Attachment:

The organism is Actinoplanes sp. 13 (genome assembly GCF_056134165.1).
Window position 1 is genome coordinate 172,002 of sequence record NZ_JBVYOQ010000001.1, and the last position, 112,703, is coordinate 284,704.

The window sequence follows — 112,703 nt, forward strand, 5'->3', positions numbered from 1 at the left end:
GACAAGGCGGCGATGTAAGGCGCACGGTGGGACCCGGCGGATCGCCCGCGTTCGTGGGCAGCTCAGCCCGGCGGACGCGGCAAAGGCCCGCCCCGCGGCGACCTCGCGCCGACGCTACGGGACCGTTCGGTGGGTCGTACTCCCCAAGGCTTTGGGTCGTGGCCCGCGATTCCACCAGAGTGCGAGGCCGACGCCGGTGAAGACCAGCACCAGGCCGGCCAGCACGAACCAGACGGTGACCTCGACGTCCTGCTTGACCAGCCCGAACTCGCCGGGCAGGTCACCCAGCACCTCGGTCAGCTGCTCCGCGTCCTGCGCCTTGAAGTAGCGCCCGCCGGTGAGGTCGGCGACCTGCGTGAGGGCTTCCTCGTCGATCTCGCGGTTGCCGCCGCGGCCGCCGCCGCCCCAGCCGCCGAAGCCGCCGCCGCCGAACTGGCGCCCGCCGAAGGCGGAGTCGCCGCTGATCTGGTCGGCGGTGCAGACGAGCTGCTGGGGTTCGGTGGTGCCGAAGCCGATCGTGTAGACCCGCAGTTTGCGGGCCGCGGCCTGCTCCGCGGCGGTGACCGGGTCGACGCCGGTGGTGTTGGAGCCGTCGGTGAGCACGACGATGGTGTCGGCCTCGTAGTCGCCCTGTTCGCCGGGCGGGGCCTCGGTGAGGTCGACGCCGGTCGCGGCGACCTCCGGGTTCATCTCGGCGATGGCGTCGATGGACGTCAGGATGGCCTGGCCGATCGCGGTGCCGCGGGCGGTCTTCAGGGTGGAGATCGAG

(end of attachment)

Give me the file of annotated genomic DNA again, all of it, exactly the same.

The organism is Actinoplanes sp. 13 (genome assembly GCF_056134165.1).
Window position 1 is genome coordinate 172,002 of sequence record NZ_JBVYOQ010000001.1, and the last position, 112,703, is coordinate 284,704.

The window sequence follows — 112,703 nt, forward strand, 5'->3', positions numbered from 1 at the left end:
GACAAGGCGGCGATGTAAGGCGCACGGTGGGACCCGGCGGATCGCCCGCGTTCGTGGGCAGCTCAGCCCGGCGGACGCGGCAAAGGCCCGCCCCGCGGCGACCTCGCGCCGACGCTACGGGACCGTTCGGTGGGTCGTACTCCCCAAGGCTTTGGGTCGTGGCCCGCGATTCCACCAGAGTGCGAGGCCGACGCCGGTGAAGACCAGCACCAGGCCGGCCAGCACGAACCAGACGGTGACCTCGACGTCCTGCTTGACCAGCCCGAACTCGCCGGGCAGGTCACCCAGCACCTCGGTCAGCTGCTCCGCGTCCTGCGCCTTGAAGTAGCGCCCGCCGGTGAGGTCGGCGACCTGCGTGAGGGCTTCCTCGTCGATCTCGCGGTTGCCGCCGCGGCCGCCGCCGCCCCAGCCGCCGAAGCCGCCGCCGCCGAACTGGCGCCCGCCGAAGGCGGAGTCGCCGCTGATCTGGTCGGCGGTGCAGACGAGCTGCTGGGGTTCGGTGGTGCCGAAGCCGATCGTGTAGACCCGCAGTTTGCGGGCCGCGGCCTGCTCCGCGGCGGTGACCGGGTCGACGCCGGTGGTGTTGGAGCCGTCGGTGAGCACGACGATGGTGTCGGCCTCGTAGTCGCCCTGTTCGCCGGGCGGGGCCTCGGTGAGGTCGACGCCGGTCGCGGCGACCTCCGGGTTCATCTCGGCGATGGCGTCGATGGACGTCAGGATGGCCTGGCCGATCGCGGTGCCGCGGGCGGTCTTCAGGGTGGAGATCGAG